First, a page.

Aetna Cas. & Sur. Co. v. Am. Mfrs. Mut. Ins. Co.

Annotate this Case

547 S.W.2d 757 (1977)

The AETNA CASUALTY AND SURETY COMPANY, Appellant, v. AMERICAN MANUFACTURERS MUTUAL INSURANCE COMPANY et al., Appellees.

No. 76-303.

Supreme Court of Arkansas, In Banc.

March 21, 1977.

Hale, Fogleman & Rogers, West Memphis, for appellant.

Wright, Lindsey & Jennings, Little Rock, for appellee American Manufacturers Mutual Ins. Co.

HICKMAN, Justice.

The issue in this case involves interpretation of a homeowners insurance policy.

The homeowner, James Waggener, was sued, in a separate case which is still pending, for negligently entrusting a minibike to a minor child who, while operating the bike on a neighborhood sidewalk, injured the minor child of Delores Cunningham. Cunningham sued Waggener and other parties, but the only allegation of negligence against Waggener is that he was wrong in permitting a minor child to use the minibike.

Waggener has an excess indemnity policy with the appellant, Aetna Casualty and Surety Company and a homeowners policy with American Manufacturers Mutual Insurance Company, the appellee. American Manufacturers has refused to defend Waggener in the lawsuit against him. Aetna brought this suit against American Manufacturers for a declaration that American Manufacturers is obligated to defend Waggener and to pay any judgment to the limits of their policy. The lower court held that American Manufacturers' homeowner's policy excluded this type of accident and Aetna brings this appeal.

The issue on appeal is interpretation of the American Manufacturers' policy issued Waggener and primarily concerns a clause in the insurance policy which excludes liability for certain types of accidents.

*758 The theory of Aetna's lawsuit is that American Manufacturers' policy has a broad coverage clause of insurance. The clause reads as follows:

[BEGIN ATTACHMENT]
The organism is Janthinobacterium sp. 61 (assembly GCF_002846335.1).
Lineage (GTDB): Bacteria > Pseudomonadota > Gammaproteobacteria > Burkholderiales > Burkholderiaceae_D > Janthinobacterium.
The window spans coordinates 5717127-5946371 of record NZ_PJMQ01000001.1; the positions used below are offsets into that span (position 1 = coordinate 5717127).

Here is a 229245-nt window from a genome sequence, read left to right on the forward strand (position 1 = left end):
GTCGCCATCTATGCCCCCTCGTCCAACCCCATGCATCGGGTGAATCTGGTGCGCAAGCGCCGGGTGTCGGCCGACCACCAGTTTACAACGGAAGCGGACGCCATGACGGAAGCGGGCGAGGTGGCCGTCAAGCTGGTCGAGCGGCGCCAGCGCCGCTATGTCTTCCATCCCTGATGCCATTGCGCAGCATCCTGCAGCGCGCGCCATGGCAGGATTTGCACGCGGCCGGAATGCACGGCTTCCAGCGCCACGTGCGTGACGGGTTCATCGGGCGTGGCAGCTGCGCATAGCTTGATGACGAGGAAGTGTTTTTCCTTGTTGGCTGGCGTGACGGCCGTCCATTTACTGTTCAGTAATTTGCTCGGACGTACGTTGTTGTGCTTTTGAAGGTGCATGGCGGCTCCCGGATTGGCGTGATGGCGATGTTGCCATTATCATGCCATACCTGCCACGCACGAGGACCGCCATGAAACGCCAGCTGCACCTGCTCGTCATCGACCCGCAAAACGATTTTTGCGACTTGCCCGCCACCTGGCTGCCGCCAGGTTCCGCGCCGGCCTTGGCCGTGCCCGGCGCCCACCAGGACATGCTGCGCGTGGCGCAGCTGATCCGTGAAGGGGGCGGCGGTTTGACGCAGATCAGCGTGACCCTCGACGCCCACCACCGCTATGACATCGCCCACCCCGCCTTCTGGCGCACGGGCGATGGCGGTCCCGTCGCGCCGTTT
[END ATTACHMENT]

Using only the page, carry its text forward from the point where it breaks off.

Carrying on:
This company agrees to pay on behalf of the insured all sums which the insured shall become legally obligated to pay as damages because of bodily injury or property damage, to which this insurance applies, caused by an occurrence.

An "occurrence" is defined as an accident which would result in injury to a person or property. American Manufacturers admits that the coverage clause is broad but defends this lawsuit on the basis of an exclusionary clause in the policy. According to the clause there is no coverage for an accident arising out of the ownership, maintenance, operation, use, loading or unloading of:

Any recreational motor vehicle owned by any insured, if the bodily injury or property damage occurs away from the residence premises; ...

We agree with the trial court's finding that American Manufacturers is not required to defend Waggener. The accident occurred off the premises and undoubtedly from the use of the minibike. Aetna's argument that the "negligent entrustment", rather than the "use" of the minibike, is the negligent act ignores the clear language of the exclusionary clause. LaBonte v. Federal Mutual Insurance Company, 159 Conn. 252, 268 A.2d 663 (1970), Federal Insurance Company v. Forristall, Tex.Civ.App., 401 S.W.2d 285 (1966).

We are not unmindful that several other states have reached the opposite conclusion. See Lalomia v. Bankers & Shippers Insurance Company, 35 A.D.2d 114, 312 N.Y.S.2d 1018 (1970), McDonald v. The Home Insurance Company, 97 N.J.Super. 501, 235 A.2d 480 (1967) and Republic Vanguard Insurance Company v. Buehl, 295 Minn. 327, 204 N.W.2d 426 (1973).

This vehicle accident, off the premises, is best covered by general liability insurance or motor vehicle insurance available for a premium that considers the primary risk involved.

Affirmed.

FOGLEMAN, J., not participating.

BYRD, J., concurs.

GEORGE ROSE SMITH, J., dissents.